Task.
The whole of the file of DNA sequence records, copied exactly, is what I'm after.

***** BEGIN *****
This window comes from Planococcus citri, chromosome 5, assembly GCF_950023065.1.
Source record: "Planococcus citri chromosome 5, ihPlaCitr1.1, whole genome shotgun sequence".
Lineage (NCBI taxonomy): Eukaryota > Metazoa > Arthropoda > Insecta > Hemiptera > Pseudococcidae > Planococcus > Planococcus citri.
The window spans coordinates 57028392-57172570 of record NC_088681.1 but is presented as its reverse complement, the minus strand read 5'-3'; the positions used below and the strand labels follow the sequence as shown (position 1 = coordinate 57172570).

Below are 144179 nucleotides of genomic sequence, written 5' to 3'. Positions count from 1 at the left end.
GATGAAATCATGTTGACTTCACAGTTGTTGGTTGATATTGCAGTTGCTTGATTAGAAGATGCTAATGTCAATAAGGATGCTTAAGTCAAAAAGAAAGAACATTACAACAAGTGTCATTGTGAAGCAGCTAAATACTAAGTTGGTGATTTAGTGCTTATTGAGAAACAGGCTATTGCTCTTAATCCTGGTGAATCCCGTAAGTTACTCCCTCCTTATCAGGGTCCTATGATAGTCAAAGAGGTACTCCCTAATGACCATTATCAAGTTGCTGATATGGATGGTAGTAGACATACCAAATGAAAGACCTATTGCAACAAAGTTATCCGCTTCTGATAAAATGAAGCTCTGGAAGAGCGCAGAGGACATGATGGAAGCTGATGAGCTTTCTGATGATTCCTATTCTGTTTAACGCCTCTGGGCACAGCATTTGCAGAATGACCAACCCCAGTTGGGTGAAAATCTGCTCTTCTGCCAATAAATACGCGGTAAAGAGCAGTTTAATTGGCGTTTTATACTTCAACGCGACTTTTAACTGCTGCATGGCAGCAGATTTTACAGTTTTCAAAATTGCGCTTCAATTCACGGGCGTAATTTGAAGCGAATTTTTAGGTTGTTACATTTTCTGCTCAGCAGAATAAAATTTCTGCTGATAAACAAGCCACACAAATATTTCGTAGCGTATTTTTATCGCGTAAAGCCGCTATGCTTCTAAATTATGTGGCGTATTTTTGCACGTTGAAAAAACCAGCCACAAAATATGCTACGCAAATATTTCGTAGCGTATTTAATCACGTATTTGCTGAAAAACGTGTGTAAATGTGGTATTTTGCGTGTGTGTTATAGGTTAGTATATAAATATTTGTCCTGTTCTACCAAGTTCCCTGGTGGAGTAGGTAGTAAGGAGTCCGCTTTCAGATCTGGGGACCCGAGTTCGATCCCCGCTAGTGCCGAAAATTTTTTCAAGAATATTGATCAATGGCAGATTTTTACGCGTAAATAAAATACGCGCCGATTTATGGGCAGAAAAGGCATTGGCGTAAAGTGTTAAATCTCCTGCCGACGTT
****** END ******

This window comes from Planococcus citri, chromosome 5, assembly GCF_950023065.1.
Source record: "Planococcus citri chromosome 5, ihPlaCitr1.1, whole genome shotgun sequence".
Lineage (NCBI taxonomy): Eukaryota > Metazoa > Arthropoda > Insecta > Hemiptera > Pseudococcidae > Planococcus > Planococcus citri.
The window spans coordinates 57028392-57172570 of record NC_088681.1 but is presented as its reverse complement, the minus strand read 5'-3'; the positions used below and the strand labels follow the sequence as shown (position 1 = coordinate 57172570).

Below are 144179 nucleotides of genomic sequence, written 5' to 3'. Positions count from 1 at the left end.
GATGAAATCATGTTGACTTCACAGTTGTTGGTTGATATTGCAGTTGCTTGATTAGAAGATGCTAATGTCAATAAGGATGCTTAAGTCAAAAAGAAAGAACATTACAACAAGTGTCATTGTGAAGCAGCTAAATACTAAGTTGGTGATTTAGTGCTTATTGAGAAACAGGCTATTGCTCTTAATCCTGGTGAATCCCGTAAGTTACTCCCTCCTTATCAGGGTCCTATGATAGTCAAAGAGGTACTCCCTAATGACCATTATCAAGTTGCTGATATGGATGGTAGTAGACATACCAAATGAAAGACCTATTGCAACAAAGTTATCCGCTTCTGATAAAATGAAGCTCTGGAAGAGCGCAGAGGACATGATGGAAGCTGATGAGCTTTCTGATGATTCCTATTCTGTTTAACGCCTCTGGGCACAGCATTTGCAGAATGACCAACCCCAGTTGGGTGAAAATCTGCTCTTCTGCCAATAAATACGCGGTAAAGAGCAGTTTAATTGGCGTTTTATACTTCAACGCGACTTTTAACTGCTGCATGGCAGCAGATTTTACAGTTTTCAAAATTGCGCTTCAATTCACGGGCGTAATTTGAAGCGAATTTTTAGGTTGTTACATTTTCTGCTCAGCAGAATAAAATTTCTGCTGATAAACAAGCCACACAAATATTTCGTAGCGTATTTTTATCGCGTAAAGCCGCTATGCTTCTAAATTATGTGGCGTATTTTTGCACGTTGAAAAAACCAGCCACAAAATATGCTACGCAAATATTTCGTAGCGTATTTAATCACGTATTTGCTGAAAAACGTGTGTAAATGTGGTATTTTGCGTGTGTGTTATAGGTTAGTATATAAATATTTGTCCTGTTCTACCAAGTTCCCTGGTGGAGTAGGTAGTAAGGAGTCCGCTTTCAGATCTGGGGACCCGAGTTCGATCCCCGCTAGTGCCGAAAATTTTTTCAAGAATATTGATCAATGGCAGATTTTTACGCGTAAATAAAATACGCGCCGATTTATGGGCAGAAAAGGCATTGGCGTAAAGTGTTAAATCTCCTGCCGACGTT